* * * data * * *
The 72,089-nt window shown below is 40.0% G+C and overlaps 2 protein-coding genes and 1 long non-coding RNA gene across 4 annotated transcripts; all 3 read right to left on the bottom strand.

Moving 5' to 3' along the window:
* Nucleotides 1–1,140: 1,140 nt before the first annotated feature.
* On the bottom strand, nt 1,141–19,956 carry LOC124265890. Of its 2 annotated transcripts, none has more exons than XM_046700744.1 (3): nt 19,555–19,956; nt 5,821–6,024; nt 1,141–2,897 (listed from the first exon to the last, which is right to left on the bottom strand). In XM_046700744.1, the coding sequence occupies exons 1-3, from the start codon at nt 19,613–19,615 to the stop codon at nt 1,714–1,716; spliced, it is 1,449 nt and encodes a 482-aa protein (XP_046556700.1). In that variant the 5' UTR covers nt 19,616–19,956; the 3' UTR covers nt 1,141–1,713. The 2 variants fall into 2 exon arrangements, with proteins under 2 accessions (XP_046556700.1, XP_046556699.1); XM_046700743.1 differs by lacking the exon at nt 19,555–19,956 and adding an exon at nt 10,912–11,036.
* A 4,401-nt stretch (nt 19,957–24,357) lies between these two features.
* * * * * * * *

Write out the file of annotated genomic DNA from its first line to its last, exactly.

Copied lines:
The 72,089-nt window shown below is 40.0% G+C and overlaps 2 protein-coding genes and 1 long non-coding RNA gene across 4 annotated transcripts; all 3 read right to left on the bottom strand.

Moving 5' to 3' along the window:
* Nucleotides 1–1,140: 1,140 nt before the first annotated feature.
* On the bottom strand, nt 1,141–19,956 carry LOC124265890. Of its 2 annotated transcripts, none has more exons than XM_046700744.1 (3): nt 19,555–19,956; nt 5,821–6,024; nt 1,141–2,897 (listed from the first exon to the last, which is right to left on the bottom strand). In XM_046700744.1, the coding sequence occupies exons 1-3, from the start codon at nt 19,613–19,615 to the stop codon at nt 1,714–1,716; spliced, it is 1,449 nt and encodes a 482-aa protein (XP_046556700.1). In that variant the 5' UTR covers nt 19,616–19,956; the 3' UTR covers nt 1,141–1,713. The 2 variants fall into 2 exon arrangements, with proteins under 2 accessions (XP_046556700.1, XP_046556699.1); XM_046700743.1 differs by lacking the exon at nt 19,555–19,956 and adding an exon at nt 10,912–11,036.
* A 4,401-nt stretch (nt 19,957–24,357) lies between these two features.